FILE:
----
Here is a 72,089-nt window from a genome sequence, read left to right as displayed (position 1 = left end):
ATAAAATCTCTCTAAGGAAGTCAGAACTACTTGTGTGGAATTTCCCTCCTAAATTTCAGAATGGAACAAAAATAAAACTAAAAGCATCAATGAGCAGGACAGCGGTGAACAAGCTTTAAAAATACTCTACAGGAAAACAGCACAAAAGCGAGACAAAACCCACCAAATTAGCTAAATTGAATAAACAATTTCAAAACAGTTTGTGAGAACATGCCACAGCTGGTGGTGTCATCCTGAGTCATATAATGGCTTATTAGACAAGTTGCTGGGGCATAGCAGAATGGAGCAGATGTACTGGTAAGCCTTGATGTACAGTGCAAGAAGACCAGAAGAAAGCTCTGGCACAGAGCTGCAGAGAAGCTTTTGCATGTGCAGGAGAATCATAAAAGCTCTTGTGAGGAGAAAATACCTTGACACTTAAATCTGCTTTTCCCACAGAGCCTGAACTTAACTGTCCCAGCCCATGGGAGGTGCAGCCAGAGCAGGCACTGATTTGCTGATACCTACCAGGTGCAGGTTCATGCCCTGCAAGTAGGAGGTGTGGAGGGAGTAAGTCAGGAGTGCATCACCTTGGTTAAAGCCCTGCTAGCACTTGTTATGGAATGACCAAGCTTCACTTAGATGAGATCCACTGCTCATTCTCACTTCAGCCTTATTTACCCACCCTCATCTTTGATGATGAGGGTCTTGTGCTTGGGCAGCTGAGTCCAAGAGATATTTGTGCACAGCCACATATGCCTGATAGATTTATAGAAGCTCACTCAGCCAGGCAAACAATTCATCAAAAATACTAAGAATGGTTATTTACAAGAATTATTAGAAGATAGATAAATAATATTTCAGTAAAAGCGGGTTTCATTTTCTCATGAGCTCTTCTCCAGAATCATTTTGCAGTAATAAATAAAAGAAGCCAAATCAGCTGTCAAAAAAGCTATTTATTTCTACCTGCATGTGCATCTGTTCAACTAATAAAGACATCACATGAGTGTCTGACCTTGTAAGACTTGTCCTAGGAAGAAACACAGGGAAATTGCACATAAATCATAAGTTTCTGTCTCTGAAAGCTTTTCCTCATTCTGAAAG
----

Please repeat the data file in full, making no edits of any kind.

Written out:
Here is a 72,089-nt window from a genome sequence, read left to right as displayed (position 1 = left end):
ATAAAATCTCTCTAAGGAAGTCAGAACTACTTGTGTGGAATTTCCCTCCTAAATTTCAGAATGGAACAAAAATAAAACTAAAAGCATCAATGAGCAGGACAGCGGTGAACAAGCTTTAAAAATACTCTACAGGAAAACAGCACAAAAGCGAGACAAAACCCACCAAATTAGCTAAATTGAATAAACAATTTCAAAACAGTTTGTGAGAACATGCCACAGCTGGTGGTGTCATCCTGAGTCATATAATGGCTTATTAGACAAGTTGCTGGGGCATAGCAGAATGGAGCAGATGTACTGGTAAGCCTTGATGTACAGTGCAAGAAGACCAGAAGAAAGCTCTGGCACAGAGCTGCAGAGAAGCTTTTGCATGTGCAGGAGAATCATAAAAGCTCTTGTGAGGAGAAAATACCTTGACACTTAAATCTGCTTTTCCCACAGAGCCTGAACTTAACTGTCCCAGCCCATGGGAGGTGCAGCCAGAGCAGGCACTGATTTGCTGATACCTACCAGGTGCAGGTTCATGCCCTGCAAGTAGGAGGTGTGGAGGGAGTAAGTCAGGAGTGCATCACCTTGGTTAAAGCCCTGCTAGCACTTGTTATGGAATGACCAAGCTTCACTTAGATGAGATCCACTGCTCATTCTCACTTCAGCCTTATTTACCCACCCTCATCTTTGATGATGAGGGTCTTGTGCTTGGGCAGCTGAGTCCAAGAGATATTTGTGCACAGCCACATATGCCTGATAGATTTATAGAAGCTCACTCAGCCAGGCAAACAATTCATCAAAAATACTAAGAATGGTTATTTACAAGAATTATTAGAAGATAGATAAATAATATTTCAGTAAAAGCGGGTTTCATTTTCTCATGAGCTCTTCTCCAGAATCATTTTGCAGTAATAAATAAAAGAAGCCAAATCAGCTGTCAAAAAAGCTATTTATTTCTACCTGCATGTGCATCTGTTCAACTAATAAAGACATCACATGAGTGTCTGACCTTGTAAGACTTGTCCTAGGAAGAAACACAGGGAAATTGCACATAAATCATAAGTTTCTGTCTCTGAAAGCTTTTCCTCATTCTGAAAG